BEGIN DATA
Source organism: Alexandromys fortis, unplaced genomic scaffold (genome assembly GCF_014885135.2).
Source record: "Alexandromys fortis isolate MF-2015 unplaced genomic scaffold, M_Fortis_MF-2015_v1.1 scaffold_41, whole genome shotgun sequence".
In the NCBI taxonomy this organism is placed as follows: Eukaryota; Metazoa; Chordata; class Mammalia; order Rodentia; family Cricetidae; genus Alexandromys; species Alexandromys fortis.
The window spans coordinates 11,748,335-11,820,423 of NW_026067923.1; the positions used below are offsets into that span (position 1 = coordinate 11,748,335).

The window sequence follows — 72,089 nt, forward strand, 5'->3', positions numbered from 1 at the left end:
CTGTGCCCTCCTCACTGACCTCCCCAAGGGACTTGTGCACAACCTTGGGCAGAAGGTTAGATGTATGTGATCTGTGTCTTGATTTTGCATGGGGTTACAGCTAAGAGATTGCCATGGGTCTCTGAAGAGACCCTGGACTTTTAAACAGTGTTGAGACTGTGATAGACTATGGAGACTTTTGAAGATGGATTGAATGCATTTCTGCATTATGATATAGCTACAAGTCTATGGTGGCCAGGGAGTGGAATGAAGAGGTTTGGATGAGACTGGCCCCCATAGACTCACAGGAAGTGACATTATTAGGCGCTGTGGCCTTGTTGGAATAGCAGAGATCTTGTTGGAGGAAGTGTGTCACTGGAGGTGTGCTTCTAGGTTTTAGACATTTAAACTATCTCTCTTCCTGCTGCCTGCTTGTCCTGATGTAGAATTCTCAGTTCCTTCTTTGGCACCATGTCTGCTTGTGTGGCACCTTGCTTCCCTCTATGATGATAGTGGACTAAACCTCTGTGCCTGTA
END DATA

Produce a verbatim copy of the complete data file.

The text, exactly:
Source organism: Alexandromys fortis, unplaced genomic scaffold (genome assembly GCF_014885135.2).
Source record: "Alexandromys fortis isolate MF-2015 unplaced genomic scaffold, M_Fortis_MF-2015_v1.1 scaffold_41, whole genome shotgun sequence".
In the NCBI taxonomy this organism is placed as follows: Eukaryota; Metazoa; Chordata; class Mammalia; order Rodentia; family Cricetidae; genus Alexandromys; species Alexandromys fortis.
The window spans coordinates 11,748,335-11,820,423 of NW_026067923.1; the positions used below are offsets into that span (position 1 = coordinate 11,748,335).

The window sequence follows — 72,089 nt, forward strand, 5'->3', positions numbered from 1 at the left end:
CTGTGCCCTCCTCACTGACCTCCCCAAGGGACTTGTGCACAACCTTGGGCAGAAGGTTAGATGTATGTGATCTGTGTCTTGATTTTGCATGGGGTTACAGCTAAGAGATTGCCATGGGTCTCTGAAGAGACCCTGGACTTTTAAACAGTGTTGAGACTGTGATAGACTATGGAGACTTTTGAAGATGGATTGAATGCATTTCTGCATTATGATATAGCTACAAGTCTATGGTGGCCAGGGAGTGGAATGAAGAGGTTTGGATGAGACTGGCCCCCATAGACTCACAGGAAGTGACATTATTAGGCGCTGTGGCCTTGTTGGAATAGCAGAGATCTTGTTGGAGGAAGTGTGTCACTGGAGGTGTGCTTCTAGGTTTTAGACATTTAAACTATCTCTCTTCCTGCTGCCTGCTTGTCCTGATGTAGAATTCTCAGTTCCTTCTTTGGCACCATGTCTGCTTGTGTGGCACCTTGCTTCCCTCTATGATGATAGTGGACTAAACCTCTGTGCCTGTA